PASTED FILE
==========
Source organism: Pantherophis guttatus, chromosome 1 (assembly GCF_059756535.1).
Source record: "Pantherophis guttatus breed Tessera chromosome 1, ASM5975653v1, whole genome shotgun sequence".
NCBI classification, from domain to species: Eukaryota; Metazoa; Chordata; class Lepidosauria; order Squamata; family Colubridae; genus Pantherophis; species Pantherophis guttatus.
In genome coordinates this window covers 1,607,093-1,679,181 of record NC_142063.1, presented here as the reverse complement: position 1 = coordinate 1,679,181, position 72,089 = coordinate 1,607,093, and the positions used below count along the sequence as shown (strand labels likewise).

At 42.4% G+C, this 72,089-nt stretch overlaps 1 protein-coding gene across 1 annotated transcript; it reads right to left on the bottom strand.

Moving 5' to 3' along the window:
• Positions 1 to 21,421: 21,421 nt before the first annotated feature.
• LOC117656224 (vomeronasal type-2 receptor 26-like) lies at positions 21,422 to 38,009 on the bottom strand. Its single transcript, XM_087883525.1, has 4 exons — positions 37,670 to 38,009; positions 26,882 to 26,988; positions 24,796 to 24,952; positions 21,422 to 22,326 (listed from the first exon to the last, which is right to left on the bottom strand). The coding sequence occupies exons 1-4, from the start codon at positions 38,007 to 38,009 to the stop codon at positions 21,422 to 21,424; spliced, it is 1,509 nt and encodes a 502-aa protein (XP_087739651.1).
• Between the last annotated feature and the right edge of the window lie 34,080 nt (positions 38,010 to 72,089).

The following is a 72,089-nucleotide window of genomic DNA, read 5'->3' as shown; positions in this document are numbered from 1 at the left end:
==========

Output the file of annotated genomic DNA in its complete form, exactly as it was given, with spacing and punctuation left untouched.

Source organism: Pantherophis guttatus, chromosome 1 (assembly GCF_059756535.1).
Source record: "Pantherophis guttatus breed Tessera chromosome 1, ASM5975653v1, whole genome shotgun sequence".
NCBI classification, from domain to species: Eukaryota; Metazoa; Chordata; class Lepidosauria; order Squamata; family Colubridae; genus Pantherophis; species Pantherophis guttatus.
In genome coordinates this window covers 1,607,093-1,679,181 of record NC_142063.1, presented here as the reverse complement: position 1 = coordinate 1,679,181, position 72,089 = coordinate 1,607,093, and the positions used below count along the sequence as shown (strand labels likewise).

At 42.4% G+C, this 72,089-nt stretch overlaps 1 protein-coding gene across 1 annotated transcript; it reads right to left on the bottom strand.

Moving 5' to 3' along the window:
• Positions 1 to 21,421: 21,421 nt before the first annotated feature.
• LOC117656224 (vomeronasal type-2 receptor 26-like) lies at positions 21,422 to 38,009 on the bottom strand. Its single transcript, XM_087883525.1, has 4 exons — positions 37,670 to 38,009; positions 26,882 to 26,988; positions 24,796 to 24,952; positions 21,422 to 22,326 (listed from the first exon to the last, which is right to left on the bottom strand). The coding sequence occupies exons 1-4, from the start codon at positions 38,007 to 38,009 to the stop codon at positions 21,422 to 21,424; spliced, it is 1,509 nt and encodes a 502-aa protein (XP_087739651.1).
• Between the last annotated feature and the right edge of the window lie 34,080 nt (positions 38,010 to 72,089).

The following is a 72,089-nucleotide window of genomic DNA, read 5'->3' as shown; positions in this document are numbered from 1 at the left end: